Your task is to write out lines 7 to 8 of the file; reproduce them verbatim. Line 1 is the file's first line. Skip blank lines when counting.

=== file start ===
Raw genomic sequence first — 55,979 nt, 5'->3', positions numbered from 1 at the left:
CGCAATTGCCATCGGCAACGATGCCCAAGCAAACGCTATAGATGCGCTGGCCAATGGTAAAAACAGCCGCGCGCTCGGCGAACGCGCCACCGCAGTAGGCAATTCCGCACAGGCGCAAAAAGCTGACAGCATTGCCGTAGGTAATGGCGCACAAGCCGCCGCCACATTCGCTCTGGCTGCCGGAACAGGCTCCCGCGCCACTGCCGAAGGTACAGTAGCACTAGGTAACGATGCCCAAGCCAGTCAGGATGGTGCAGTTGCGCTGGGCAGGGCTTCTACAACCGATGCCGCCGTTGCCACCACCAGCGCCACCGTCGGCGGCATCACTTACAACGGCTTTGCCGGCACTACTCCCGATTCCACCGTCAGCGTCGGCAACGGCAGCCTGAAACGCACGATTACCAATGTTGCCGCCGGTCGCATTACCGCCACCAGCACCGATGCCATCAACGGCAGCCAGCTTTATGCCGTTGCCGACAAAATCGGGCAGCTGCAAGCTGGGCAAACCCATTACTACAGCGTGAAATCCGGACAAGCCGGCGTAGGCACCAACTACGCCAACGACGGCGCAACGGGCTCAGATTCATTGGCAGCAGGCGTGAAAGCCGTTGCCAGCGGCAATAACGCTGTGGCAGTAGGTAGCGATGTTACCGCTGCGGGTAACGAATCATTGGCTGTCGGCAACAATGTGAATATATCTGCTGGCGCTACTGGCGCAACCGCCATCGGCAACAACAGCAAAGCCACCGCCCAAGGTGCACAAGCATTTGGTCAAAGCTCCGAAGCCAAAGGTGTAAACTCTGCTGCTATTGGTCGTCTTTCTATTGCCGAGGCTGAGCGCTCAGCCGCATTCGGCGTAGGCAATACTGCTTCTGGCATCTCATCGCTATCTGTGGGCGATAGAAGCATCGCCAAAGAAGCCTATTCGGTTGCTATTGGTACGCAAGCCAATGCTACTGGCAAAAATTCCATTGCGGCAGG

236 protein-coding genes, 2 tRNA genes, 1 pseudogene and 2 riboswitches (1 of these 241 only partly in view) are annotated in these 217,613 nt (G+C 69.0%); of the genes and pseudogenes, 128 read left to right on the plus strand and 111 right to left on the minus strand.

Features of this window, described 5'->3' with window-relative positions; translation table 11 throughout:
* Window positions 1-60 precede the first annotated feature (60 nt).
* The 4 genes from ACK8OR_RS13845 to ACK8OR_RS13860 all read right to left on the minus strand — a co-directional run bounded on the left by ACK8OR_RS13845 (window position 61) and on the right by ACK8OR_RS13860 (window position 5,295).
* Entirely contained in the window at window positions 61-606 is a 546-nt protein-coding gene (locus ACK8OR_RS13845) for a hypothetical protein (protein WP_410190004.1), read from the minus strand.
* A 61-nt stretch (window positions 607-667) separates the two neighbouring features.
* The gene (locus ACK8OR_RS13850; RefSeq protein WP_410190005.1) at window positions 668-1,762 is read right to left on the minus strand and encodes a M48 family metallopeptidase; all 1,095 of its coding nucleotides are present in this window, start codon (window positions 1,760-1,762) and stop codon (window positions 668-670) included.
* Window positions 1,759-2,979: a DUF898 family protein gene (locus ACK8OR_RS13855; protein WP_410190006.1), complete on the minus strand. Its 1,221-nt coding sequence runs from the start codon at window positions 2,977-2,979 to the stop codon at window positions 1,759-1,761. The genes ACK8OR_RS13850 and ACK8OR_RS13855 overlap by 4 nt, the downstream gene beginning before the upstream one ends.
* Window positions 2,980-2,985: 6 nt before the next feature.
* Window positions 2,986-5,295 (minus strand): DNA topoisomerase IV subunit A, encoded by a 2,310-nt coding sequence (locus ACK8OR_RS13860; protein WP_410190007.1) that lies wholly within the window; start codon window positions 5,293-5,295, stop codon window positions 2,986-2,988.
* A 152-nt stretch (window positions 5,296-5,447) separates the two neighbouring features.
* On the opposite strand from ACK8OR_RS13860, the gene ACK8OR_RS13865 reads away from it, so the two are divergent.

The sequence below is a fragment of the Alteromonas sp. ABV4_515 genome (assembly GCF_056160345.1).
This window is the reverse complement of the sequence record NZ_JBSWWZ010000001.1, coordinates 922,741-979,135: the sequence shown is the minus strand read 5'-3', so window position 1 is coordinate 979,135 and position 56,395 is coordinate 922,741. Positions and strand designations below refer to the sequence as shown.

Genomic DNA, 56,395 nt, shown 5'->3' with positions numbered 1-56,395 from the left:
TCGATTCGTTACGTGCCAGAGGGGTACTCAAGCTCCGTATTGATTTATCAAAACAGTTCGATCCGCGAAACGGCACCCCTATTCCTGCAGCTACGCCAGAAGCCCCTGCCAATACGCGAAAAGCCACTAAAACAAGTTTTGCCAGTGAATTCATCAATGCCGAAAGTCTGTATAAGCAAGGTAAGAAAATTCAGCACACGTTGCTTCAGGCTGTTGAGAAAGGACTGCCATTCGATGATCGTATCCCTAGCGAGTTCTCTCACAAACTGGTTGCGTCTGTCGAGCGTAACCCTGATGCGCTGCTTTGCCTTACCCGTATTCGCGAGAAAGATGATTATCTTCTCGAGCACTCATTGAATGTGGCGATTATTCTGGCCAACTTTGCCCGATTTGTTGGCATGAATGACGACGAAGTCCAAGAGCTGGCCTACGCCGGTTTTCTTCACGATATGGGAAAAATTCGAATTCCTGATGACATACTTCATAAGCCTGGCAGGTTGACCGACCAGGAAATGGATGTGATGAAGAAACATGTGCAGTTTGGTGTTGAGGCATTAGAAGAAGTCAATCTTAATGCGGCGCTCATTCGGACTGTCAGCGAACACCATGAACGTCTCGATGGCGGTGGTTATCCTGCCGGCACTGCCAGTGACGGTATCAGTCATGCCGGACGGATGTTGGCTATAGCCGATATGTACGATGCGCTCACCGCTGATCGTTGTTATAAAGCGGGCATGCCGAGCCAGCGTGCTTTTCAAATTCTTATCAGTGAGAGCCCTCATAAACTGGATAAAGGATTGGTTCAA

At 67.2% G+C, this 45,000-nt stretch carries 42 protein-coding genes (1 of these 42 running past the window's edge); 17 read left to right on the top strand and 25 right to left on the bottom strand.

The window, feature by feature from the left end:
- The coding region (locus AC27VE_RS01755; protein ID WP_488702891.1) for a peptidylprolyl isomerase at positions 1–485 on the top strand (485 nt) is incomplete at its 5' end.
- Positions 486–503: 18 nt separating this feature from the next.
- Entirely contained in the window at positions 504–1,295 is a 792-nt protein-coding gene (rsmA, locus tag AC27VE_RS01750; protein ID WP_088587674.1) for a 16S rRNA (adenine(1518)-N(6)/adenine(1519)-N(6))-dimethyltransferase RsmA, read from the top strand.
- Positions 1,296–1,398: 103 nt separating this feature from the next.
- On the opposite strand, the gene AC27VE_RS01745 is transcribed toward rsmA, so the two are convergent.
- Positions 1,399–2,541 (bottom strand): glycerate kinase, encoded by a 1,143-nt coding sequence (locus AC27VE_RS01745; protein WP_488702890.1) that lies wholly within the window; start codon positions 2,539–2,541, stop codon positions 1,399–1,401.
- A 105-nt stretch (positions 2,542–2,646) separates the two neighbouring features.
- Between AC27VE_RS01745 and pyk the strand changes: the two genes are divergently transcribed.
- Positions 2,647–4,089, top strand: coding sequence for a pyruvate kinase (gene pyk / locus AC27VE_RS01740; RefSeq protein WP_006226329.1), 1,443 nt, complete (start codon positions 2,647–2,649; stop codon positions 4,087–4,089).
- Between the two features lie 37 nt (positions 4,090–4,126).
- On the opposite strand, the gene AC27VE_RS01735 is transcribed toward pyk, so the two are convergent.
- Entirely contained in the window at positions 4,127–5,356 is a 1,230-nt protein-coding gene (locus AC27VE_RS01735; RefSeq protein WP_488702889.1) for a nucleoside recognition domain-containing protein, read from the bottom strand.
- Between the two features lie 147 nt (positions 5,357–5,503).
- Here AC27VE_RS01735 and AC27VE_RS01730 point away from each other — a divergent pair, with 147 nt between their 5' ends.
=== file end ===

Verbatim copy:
* Entirely contained in the window at window positions 61-606 is a 546-nt protein-coding gene (locus ACK8OR_RS13845) for a hypothetical protein (protein WP_410190004.1), read from the minus strand.
* A 61-nt stretch (window positions 607-667) separates the two neighbouring features.